Being a defending champion at World Cup isn’t always easy
VOLGOGRAD, Russia — Being a defending champion at the World Cup has proven to be a tough challenge in recent years.
Four of the last five winners, including Germany this year, have failed to get out of the group stage of the next tournament. The one exception was 2002 champion Brazil in 2006.
Although only Italy in 1938 and Brazil in 1962 have successfully defended their World Cup titles, most champions in the 20th century managed to get themselves beyond the first stage.
Here’s a look at the ones that didn’t in this century:
France arrived at the World Cup in Japan and South Korea as the favorite to defend the title it won at home four years earlier.
After all, France had also won the 2000 European Championship and had a free-scoring striker in David Trezeguet, unlike in 1998 when the team relied on goals from elsewhere.
However, on the eve of the tournament, Zinedine Zidane injured his thigh in a friendly and would miss the start of the tournament. In the opening match, Senegal upset the defending champions 1-0.
In France’s next match, it drew 0-0 against Uruguay, again without Zidane.
“Zizou” made a return for the must-win game against Denmark but he was a shadow of his former self and France lost 2-0, eliminated from the tournament with only one point and no goals.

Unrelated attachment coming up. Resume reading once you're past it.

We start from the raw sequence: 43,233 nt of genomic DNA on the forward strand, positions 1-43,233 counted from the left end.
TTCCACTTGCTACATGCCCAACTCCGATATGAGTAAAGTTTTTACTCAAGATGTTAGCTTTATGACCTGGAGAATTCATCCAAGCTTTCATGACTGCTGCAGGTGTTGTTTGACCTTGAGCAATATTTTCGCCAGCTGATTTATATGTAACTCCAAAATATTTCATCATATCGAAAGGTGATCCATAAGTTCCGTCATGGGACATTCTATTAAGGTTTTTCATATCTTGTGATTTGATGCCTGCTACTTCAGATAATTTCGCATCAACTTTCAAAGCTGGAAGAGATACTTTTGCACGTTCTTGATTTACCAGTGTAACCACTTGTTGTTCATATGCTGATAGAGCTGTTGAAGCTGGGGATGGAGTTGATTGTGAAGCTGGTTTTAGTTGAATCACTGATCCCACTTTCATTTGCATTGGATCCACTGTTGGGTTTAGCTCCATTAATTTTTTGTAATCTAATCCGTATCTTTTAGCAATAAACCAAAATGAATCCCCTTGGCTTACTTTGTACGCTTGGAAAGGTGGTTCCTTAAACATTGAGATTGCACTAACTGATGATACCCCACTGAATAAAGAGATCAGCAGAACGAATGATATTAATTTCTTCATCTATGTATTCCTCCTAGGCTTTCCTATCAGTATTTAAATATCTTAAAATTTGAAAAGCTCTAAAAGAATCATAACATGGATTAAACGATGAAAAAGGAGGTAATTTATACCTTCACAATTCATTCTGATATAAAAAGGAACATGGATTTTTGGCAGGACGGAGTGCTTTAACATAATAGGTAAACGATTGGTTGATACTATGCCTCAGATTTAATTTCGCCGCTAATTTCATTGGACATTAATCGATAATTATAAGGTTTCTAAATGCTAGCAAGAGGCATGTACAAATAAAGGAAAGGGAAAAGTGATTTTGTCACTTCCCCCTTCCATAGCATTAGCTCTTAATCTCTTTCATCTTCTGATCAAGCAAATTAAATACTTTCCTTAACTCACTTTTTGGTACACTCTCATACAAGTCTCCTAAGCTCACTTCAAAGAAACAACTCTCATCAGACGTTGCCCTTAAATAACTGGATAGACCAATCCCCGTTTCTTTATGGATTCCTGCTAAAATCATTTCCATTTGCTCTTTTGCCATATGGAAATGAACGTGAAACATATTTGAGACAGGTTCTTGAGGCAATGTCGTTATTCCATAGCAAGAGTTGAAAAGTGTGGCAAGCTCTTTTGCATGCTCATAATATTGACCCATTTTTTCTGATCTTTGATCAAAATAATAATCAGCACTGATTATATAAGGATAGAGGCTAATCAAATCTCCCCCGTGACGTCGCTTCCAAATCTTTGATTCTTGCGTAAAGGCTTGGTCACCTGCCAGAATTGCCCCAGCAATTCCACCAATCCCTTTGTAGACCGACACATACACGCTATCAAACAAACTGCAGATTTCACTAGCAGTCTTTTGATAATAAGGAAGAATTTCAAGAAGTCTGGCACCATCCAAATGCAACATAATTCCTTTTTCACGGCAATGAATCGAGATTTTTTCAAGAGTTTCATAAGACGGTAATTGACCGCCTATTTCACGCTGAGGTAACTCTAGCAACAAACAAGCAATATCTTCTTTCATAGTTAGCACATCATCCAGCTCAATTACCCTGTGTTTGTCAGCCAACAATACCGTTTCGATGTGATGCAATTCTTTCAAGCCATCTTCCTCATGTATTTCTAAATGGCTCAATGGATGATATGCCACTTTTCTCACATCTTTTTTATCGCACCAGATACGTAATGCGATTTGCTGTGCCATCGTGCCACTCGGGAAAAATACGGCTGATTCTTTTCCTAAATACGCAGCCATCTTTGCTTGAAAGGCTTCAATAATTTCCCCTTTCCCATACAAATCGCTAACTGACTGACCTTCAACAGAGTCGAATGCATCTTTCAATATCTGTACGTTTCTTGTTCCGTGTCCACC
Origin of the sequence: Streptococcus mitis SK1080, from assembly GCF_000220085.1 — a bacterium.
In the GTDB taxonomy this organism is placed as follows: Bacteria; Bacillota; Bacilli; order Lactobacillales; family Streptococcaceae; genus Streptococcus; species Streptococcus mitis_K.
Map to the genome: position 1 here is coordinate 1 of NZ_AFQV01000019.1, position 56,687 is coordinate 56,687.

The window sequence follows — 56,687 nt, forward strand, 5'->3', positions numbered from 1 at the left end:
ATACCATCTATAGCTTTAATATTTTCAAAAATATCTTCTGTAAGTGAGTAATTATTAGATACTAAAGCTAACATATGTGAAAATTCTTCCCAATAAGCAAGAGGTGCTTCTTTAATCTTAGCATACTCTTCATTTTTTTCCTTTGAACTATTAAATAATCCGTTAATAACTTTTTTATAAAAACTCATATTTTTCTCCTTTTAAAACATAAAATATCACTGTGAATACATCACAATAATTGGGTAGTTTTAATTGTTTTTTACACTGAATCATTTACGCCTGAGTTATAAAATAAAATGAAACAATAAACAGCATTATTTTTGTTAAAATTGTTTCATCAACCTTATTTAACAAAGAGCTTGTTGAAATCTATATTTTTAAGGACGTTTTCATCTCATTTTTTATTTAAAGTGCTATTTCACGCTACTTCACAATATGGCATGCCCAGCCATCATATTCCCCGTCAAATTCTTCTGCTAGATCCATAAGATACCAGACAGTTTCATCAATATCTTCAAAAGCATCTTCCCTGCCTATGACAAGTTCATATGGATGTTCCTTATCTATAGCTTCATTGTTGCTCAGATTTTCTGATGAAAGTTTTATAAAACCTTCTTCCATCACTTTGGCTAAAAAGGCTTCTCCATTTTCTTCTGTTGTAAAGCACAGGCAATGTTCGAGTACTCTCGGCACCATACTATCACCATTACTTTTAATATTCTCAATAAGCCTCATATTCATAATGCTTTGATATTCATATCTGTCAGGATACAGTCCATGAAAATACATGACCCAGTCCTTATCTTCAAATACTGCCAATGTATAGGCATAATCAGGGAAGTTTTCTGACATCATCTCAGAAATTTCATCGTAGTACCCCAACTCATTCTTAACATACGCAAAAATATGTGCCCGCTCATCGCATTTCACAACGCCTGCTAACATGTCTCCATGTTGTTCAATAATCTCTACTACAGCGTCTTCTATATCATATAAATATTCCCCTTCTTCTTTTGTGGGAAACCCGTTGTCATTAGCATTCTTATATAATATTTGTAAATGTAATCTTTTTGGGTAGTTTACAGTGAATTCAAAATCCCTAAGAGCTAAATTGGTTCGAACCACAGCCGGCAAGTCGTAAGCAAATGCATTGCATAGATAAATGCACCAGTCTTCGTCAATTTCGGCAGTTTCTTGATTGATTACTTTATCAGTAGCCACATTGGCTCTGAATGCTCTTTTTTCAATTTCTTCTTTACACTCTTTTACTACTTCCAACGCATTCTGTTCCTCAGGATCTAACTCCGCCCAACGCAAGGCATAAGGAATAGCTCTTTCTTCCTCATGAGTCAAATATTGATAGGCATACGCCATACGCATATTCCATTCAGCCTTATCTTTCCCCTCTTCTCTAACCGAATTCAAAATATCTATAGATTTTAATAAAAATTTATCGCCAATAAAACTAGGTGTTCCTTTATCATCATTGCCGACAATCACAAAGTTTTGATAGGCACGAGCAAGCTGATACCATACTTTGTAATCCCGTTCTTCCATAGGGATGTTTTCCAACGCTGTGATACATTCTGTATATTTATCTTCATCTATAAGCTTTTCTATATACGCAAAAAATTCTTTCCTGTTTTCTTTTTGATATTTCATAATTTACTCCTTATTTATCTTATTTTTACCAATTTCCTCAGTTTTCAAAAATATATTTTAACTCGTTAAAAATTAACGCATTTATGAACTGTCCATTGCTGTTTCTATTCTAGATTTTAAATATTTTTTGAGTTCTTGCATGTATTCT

Italy has historically been a slow starter in World Cups. But in 2010, defending the title it had won in Germany, the Italians barely awoke from their slumber.
The Azzurri picked up only two points from three group games after successive draws against Paraguay and New Zealand were followed by a surprise 3-2 loss to Slovakia.
Like France in 2002, Italy finished at the bottom of its group, with injuries and age playing its part.
Marcello Lippi, the World Cup-winning coach from 2006, took responsibility for the disappointing performance in South Africa and admitted he hadn’t prepared his team well enough.
Spain turned up in 2014 widely expected to be the first team since Brazil in 1962 to defend its World Cup title.
The Spanish had been all-conquering since 2008, winning back-to-back European Championships as well as the World Cup in 2010.
It had a tough first match against the Netherlands to contend with, but all seemed to be going as planned when Xabi Alonso slotted in a 27th-minute penalty to give his team a 1-0 lead. Spain then nearly doubled its lead before a spectacular header from Robin van Persie got the Dutch even.
The second half capitulation was a shock. It ended 5-1 to the men in orange.
Still, Spain had lost its opening match to Switzerland in 2010 and went on to win the title. But this time Spain then went on to lose 2-0 to Chile in its next match and was eliminated from the World Cup in Brazil six days after it had begun.
Germany, still with the nucleus of the successful 2014 team, arrived in Russia expected to contend after doing little wrong between World Cups.
The Germans reached the semifinals at the 2016 European Championship and won last year’s Confederations Cup, a dress rehearsal for the tournament in Russia, with what was basically a reserve team.
But the Germans never really got going this time, losing their opening match to Mexico 1-0.
A last-gasp winner from Toni Kroos against Sweden in the second match appeared to have gotten Germany back on track. But a 2-0 loss to South Korea in the final group match meant elimination and last place in the group.
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